13. Evolution of ‘Spatial Analytics’
The domain of spatial analytics has not yet been fully tapped into by business-owners. In most instances, use of this technology is limited to simply displaying the physical location of vital assets on maps. Things should evolve more in the next couple of years, with spatial analytics solutions being used to power smart sensors, facilitate machine-learning for better customer-interaction, and access key in-store analytics data. The focus will be on generating a seamless store workflow, by combining existing information with properly analyzed geospatial data. Businesses that manage to implement, and get the best out of spatial analytics, should report higher revenue and profit figures.
14. ‘Globe of Mobile Apps’ will grow
The worldwide mobile app market is nowhere near to approaching saturation, as we have already highlighted in an earlier post. Both Google Play Store as well as Apple App Store has well over 2 million applications, and the combined number of app downloads will reach 268.7 million by the end of 2017 (an increase of almost 10663% over the 2009 figure). In the United Kingdom alone, there has been an increase of 0.9 million app users in 2016 Q2, on a quarter-on-quarter basis. By 2020, the global app industry should generate in excess of $100 billion in revenue – nearly double of the 2016 revenue figure (~$51 billion).
Note: Close to 83% of the total revenue from apps will be generated by mobile games. Not surprisingly, 2D/3D game development is something that most leading mobile app companies are being involved in.
15. ‘Software Defined Everything’ to gain traction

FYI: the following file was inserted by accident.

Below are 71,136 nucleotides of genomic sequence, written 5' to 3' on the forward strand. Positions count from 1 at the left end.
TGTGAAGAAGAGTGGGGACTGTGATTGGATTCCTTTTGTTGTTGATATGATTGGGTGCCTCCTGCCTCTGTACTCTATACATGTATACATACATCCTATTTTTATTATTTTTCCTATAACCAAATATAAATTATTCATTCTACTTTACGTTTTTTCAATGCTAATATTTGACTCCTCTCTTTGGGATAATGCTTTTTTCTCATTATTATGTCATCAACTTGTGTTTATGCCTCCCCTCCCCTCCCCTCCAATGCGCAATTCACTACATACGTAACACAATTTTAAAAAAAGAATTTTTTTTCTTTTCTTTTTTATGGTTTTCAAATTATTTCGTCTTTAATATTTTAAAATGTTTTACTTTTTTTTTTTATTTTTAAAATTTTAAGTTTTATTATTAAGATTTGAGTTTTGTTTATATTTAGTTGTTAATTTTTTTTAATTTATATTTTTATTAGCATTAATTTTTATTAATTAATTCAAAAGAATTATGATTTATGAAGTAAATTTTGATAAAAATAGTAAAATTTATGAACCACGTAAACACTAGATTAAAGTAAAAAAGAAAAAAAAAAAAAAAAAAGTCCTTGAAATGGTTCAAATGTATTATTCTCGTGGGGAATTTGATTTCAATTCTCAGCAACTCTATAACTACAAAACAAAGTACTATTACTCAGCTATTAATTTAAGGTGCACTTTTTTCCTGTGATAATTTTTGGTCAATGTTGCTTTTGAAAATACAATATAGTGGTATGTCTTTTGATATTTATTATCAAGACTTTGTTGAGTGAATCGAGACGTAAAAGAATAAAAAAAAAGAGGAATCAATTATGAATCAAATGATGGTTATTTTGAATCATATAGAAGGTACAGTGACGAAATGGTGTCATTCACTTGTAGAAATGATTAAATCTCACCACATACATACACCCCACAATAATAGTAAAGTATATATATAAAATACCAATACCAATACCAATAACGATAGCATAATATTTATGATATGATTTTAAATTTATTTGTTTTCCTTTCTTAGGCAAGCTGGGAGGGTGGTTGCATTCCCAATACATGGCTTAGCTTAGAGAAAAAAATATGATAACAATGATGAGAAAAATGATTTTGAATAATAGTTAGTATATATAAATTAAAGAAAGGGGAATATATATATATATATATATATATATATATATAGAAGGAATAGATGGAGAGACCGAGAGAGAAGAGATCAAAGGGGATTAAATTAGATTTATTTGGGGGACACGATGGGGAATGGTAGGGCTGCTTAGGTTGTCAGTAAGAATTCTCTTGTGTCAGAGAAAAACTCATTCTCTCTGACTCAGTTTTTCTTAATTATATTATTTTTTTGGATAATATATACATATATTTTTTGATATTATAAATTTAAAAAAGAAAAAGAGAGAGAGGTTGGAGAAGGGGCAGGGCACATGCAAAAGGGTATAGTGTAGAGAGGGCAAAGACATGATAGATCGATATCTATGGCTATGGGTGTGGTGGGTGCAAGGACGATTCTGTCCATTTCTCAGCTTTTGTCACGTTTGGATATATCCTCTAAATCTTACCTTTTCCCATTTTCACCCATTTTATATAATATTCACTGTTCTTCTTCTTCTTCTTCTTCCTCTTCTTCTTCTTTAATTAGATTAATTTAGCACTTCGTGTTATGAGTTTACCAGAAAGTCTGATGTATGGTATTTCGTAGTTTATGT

The concept of ‘Software Defined Everything’ is expected to be implemented on a large-scale in 2017 and beyond. In a SDE setup, the control center/data center will shift from static hardware components to automated, smart, software agents. Both software-defined networking as well as software-defined servers are expected to be used by business – while software-defined storage will also grow (probably at a slower rate). A smart SDE setup will enhance business agility, and be a cost-cutting option as well.
16. Growth in ‘Distributed Stream Computing Platforms’
The escalation in the demand for DSCPs will be a direct result of extensive adoption of Internet of Things. Certain applications powered by IoT will require real-time analysis of very high volumes of data. That, in turn, will increase the importance of ‘Distributed Stream Computing Platforms’. These are, in essence, event processing platforms that can create events at the rate of millions/second. Security of these platforms, will, once again, be an issue of paramount importance.
17. Rise in ‘Edge Computing’ practices